24 October 2018 | 3 min read
Below are some running thoughts on the centralization of social media. I have been reactivating many of my public art crawlers for publicart.io. In the process, I am only now realizing how drastic some of the post-Cambridge Analytica API changes from Facebook and Instagram are for the internet.
While the points below are easily arguable in the light of privacy and security consciousness, I believe the optimistic social media policy is lost. Or in another light, the wide access to existing social media content is reserved for commercial behavior that aligns with larger digital platform agendas. More on this later.
The changes for the respective digital social platforms is positive for privacy and security minded individuals. When considering the amount of unwise, and often unconscious, public data that many internet service users produce — this change provides a new responsibility in the hands of the service providers.
To name a few of the known benefits of this change: unconscious publicly listed Venmo purchases, DOX-ing and personal security threats -fueled by public social media presences, highly-scalable identity thefts — in terms of images used for fake social media profiles, or in the much more extreme cases — the suppression of human rights activists through tracking from social media postings.
I’m sure the same could be done for exploitative practices.
There is something magically that is only possible when the cost for media production is low and distributed across a large body of creators. This is now lost.
The changes in these APIs create an incentive for new communities to regain control for their fates. While some larger groups built on the existing social platforms (Facebook groups, etc) will not move — new groups that have a choice for selecting a place to build will consider their future portability. Perhaps this will result in a series of tools that help smaller communities to bootstrap and develop their respective competitive advantages against existing mediums.
Now that these changes are taking place, I have a few thoughts around advantages that new app developers can consider investing effort into:
The changes for big online social media companies, such as Facebook, LinkedIn, and others (RIP Google+), are forcing developers to consider developing tools in areas that were previously unimportant — such as login and bootstrapping social graphs.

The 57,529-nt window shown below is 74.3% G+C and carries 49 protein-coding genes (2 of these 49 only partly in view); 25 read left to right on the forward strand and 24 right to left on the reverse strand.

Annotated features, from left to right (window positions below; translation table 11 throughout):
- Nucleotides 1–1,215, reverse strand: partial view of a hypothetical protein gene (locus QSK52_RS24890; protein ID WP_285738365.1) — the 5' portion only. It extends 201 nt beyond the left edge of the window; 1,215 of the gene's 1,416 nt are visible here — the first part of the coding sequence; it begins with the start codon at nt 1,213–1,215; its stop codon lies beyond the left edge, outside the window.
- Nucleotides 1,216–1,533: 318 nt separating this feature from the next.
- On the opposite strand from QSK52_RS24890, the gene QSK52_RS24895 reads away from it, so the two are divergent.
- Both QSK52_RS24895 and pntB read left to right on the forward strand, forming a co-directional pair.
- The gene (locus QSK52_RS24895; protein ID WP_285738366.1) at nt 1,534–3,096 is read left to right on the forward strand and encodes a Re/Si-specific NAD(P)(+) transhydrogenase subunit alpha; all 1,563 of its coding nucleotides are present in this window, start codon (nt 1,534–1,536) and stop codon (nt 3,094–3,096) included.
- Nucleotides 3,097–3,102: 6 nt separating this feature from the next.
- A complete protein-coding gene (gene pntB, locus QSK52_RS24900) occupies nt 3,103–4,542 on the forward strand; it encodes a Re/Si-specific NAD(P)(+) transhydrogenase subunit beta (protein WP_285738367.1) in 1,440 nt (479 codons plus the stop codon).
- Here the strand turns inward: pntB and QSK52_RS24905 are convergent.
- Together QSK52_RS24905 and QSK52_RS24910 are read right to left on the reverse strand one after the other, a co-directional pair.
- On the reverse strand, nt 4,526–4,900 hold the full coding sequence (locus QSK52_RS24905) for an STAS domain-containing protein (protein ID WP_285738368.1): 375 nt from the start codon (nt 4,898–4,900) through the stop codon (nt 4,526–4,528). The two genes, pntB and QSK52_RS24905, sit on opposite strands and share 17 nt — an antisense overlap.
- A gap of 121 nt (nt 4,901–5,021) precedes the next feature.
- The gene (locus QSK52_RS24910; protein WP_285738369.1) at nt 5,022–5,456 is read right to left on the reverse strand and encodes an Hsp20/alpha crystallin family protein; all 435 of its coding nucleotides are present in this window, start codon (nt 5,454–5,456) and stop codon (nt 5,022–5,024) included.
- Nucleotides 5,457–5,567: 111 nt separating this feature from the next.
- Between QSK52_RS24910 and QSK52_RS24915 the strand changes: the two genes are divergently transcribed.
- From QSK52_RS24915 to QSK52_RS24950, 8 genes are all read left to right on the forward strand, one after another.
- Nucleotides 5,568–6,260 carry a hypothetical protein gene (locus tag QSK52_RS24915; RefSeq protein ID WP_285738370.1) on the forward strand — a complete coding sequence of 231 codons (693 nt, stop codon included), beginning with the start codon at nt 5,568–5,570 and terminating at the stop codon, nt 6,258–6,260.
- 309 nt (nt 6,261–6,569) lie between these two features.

The API changes have been ammo in development communities as an additional reason for app developers to never build on an external entity. The overnight changes in some cases broke many digital businesses that depended on the readily available API endpoints that allowed for searching and accessing publicly displayed social media content.
For new app developers, choices around educating users on how their data is being used can be a huge advantage. While larger social entities are optimizing to serve more advertisements or get your attention at some future time — an advantage can be assuring your users they dont have to worry. By educating them about how the data is stored, what is being stored, and why — they will be reminded about what you are doing when they are not prompted by other applications. This itself becomes a implicit reminder when compared to the silent bulldozing in other places.
The privacy first development for new applications can falls inline with the first point, but distinguishes itself by never having to make drastic changes in the future — from the beginning you can give your users confidence, as opposed to a future privacy 180 at the expense of your platform users. Rather than exploiting growth or marketing techniques that require exploiting banal users, services could develop trust with end-users and respectively keep them coming back — if needed.
Reflecting over the changes — it definitely feels that we are in a new generation of internet applications. Just as there was a race to minimize the time on applications and maximize users, perhaps there will be a swing in the opposite direction — where services compete toward building the more wholesome trust with the individuals who take time to use their service over others.